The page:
43,492 research outputs found

    Fungal community survey of Fraxinus excelior in New Zealand

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    The European Ash tree (Fraxinus excelsior) is widely grown throughout Europe. As a large deciduous tree species, it grows a tall, domed crown and has an attractive tree shape, so it is considered as a popular amenity tree species. European Ash is planted as an important forestry species in some European countries, and also often used for furniture making, due to its excellent wood quality. Ash species were introduced into New Zealand upon colonization in the 1800s. Recently, ash trees throughout Europe have been observed to become damaged or die due to a severe disease known as ash dieback, caused by the fungus Chalara fraxinea. We are concerned about what will happen to the introduced ash tree in New Zealand. To our knowledge, there have been no studies on the fungi that inhabit ash trees in New Zealand. It is unknown which fungal species were present in ash at the time of the introduction to New Zealand, or which New Zealand fungi colonized ash tree after the introduction. Currently, ash dieback is not believed to be present in New Zealand. The aim of this project was to determine the possible fungal communities on ash trees in New Zealand. We collected bark, bud and wood from three healthy ash trees, and used DNA-based methods to identify the fungi that inhabited these trees. We compared our study with a similar Swedish study to find differences and similarities in the fungi present on New Zealand and European ash trees. In total, we found 90 different fungal species. Of these species found, seven fungi could be species that came to New Zealand with the introduced ash tree. We also found one fungus that could possibly be said to have come from New Zealand. The pathogen causing ash dieback, Chalara fraxinea, was not detected

    Ion-mediated RNA structural collapse: effect of spatial confinement

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    RNAs are negatively charged molecules residing in macromolecular crowding cellular environments. Macromolecular confinement can influence the ion effects in RNA folding. In this work, using the recently developed tightly bound ion model for ion fluctuation and correlation, we investigate the confinement effect on the ion-mediated RNA structural collapse for a simple model system. We found that, for both Na+^+ and Mg2+^{2+}, ion efficiencies in mediating structural collapse/folding are significantly enhanced by the structural confinement. Such an enhancement in the ion efficiency is attributed to the decreased electrostatic free energy difference between the compact conformation ensemble and the (restricted) extended conformation ensemble due to the spatial restriction.Comment: 22 pages, 5 figure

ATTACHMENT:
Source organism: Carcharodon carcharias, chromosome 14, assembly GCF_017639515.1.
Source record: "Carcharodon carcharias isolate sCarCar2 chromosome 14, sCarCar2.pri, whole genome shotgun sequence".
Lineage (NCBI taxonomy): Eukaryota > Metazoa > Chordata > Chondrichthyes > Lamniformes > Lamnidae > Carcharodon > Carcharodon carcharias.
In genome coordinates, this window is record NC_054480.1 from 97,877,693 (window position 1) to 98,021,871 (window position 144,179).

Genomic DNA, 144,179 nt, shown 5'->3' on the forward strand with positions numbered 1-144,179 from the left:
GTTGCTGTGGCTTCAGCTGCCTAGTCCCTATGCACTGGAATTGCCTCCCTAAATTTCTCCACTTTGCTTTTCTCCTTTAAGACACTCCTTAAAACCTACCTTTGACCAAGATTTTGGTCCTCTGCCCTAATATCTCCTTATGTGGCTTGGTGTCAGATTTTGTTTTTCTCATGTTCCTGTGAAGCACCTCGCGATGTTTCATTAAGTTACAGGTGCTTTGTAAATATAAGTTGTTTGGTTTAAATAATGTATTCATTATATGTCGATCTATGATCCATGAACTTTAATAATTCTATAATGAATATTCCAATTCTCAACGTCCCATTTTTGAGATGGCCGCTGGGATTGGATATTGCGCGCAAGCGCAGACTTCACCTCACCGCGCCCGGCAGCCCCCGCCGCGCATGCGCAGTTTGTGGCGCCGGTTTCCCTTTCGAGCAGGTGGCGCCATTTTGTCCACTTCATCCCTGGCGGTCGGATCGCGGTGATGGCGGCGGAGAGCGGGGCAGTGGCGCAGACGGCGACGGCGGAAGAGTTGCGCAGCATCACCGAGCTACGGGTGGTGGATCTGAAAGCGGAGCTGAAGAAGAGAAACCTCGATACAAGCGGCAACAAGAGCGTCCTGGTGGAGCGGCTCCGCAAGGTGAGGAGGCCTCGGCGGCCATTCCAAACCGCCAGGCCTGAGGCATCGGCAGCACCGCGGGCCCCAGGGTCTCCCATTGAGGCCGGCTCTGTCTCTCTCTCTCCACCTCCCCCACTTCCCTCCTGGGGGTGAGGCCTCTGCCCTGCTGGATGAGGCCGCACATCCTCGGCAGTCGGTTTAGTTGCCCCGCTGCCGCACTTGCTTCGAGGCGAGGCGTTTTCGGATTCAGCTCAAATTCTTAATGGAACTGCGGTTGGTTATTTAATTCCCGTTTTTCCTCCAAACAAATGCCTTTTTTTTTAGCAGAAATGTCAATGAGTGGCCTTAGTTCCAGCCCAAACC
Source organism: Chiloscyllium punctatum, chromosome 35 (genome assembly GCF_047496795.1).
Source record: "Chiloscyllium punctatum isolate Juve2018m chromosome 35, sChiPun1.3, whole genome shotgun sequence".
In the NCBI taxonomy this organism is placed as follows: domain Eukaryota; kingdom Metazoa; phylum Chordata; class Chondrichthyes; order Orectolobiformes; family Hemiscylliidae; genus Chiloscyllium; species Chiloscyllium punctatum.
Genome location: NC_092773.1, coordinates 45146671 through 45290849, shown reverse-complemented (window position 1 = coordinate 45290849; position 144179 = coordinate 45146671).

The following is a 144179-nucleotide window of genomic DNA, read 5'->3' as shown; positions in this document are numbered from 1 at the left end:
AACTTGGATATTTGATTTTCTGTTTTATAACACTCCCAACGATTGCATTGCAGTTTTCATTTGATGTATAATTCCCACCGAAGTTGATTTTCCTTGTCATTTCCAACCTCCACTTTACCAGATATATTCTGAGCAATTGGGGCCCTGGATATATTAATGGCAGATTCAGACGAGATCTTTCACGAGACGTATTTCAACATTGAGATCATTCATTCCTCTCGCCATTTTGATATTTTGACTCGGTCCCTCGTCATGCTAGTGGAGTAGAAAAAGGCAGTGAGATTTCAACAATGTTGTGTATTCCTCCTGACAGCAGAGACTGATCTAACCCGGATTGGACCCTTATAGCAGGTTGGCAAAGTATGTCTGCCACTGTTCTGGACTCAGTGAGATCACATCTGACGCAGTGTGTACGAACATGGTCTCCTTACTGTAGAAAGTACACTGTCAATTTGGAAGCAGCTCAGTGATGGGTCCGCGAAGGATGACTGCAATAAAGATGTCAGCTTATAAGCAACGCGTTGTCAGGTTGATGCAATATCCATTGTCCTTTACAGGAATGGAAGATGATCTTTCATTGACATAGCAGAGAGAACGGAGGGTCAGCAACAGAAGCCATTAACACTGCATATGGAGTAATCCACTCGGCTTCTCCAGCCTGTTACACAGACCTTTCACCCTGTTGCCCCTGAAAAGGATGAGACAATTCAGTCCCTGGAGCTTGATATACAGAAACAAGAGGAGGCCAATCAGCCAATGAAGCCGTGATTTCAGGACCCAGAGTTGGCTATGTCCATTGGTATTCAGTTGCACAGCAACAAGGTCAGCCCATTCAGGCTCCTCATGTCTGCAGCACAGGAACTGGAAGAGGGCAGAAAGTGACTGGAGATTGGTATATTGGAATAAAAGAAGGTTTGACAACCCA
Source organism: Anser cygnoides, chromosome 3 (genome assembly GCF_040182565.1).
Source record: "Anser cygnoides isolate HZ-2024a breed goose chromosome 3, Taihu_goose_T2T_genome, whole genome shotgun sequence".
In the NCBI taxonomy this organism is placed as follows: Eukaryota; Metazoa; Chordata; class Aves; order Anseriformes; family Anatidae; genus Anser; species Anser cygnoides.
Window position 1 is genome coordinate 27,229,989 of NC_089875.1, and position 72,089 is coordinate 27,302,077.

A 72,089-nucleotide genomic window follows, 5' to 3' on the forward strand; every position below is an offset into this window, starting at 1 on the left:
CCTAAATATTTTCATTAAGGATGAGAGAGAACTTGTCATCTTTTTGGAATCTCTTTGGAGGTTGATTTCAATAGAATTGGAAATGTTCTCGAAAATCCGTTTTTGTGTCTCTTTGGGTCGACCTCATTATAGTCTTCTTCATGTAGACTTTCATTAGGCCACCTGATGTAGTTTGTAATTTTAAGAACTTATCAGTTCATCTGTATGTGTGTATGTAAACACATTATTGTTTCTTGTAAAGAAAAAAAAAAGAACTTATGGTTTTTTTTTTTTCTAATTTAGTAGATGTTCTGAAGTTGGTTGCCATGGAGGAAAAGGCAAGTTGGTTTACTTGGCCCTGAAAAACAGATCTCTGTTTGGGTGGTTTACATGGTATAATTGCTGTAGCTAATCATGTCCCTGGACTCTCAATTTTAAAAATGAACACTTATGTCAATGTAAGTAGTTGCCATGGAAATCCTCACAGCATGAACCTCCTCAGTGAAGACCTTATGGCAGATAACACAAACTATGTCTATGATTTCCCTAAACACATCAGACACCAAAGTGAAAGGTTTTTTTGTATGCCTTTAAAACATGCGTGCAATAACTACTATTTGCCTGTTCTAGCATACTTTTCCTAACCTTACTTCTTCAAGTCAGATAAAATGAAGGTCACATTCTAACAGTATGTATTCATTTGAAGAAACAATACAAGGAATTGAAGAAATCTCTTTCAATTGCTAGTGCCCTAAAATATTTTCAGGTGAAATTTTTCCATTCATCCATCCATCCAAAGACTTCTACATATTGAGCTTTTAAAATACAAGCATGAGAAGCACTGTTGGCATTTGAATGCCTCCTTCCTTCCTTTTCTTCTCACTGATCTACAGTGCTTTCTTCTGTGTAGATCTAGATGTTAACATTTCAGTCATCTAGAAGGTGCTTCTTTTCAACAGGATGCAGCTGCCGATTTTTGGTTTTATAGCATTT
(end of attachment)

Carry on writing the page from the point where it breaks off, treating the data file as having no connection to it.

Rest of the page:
Socially Trusted Collaborative Edge Computing in Ultra Dense Networks

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    Small cell base stations (SBSs) endowed with cloud-like computing capabilities are considered as a key enabler of edge computing (EC), which provides ultra-low latency and location-awareness for a variety of emerging mobile applications and the Internet of Things. However, due to the limited computation resources of an individual SBS, providing computation services of high quality to its users faces significant challenges when it is overloaded with an excessive amount of computation workload. In this paper, we propose collaborative edge computing among SBSs by forming SBS coalitions to share computation resources with each other, thereby accommodating more computation workload in the edge system and reducing reliance on the remote cloud. A novel SBS coalition formation algorithm is developed based on the coalitional game theory to cope with various new challenges in small-cell-based edge systems, including the co-provisioning of radio access and computing services, cooperation incentives, and potential security risks. To address these challenges, the proposed method (1) allows collaboration at both the user-SBS association stage and the SBS peer offloading stage by exploiting the ultra dense deployment of SBSs, (2) develops a payment-based incentive mechanism that implements proportionally fair utility division to form stable SBS coalitions, and (3) builds a social trust network for managing security risks among SBSs due to collaboration. Systematic simulations in practical scenarios are carried out to evaluate the efficacy and performance of the proposed method, which shows that tremendous edge computing performance improvement can be achieved.Comment: arXiv admin note: text overlap with arXiv:1010.4501 by other author
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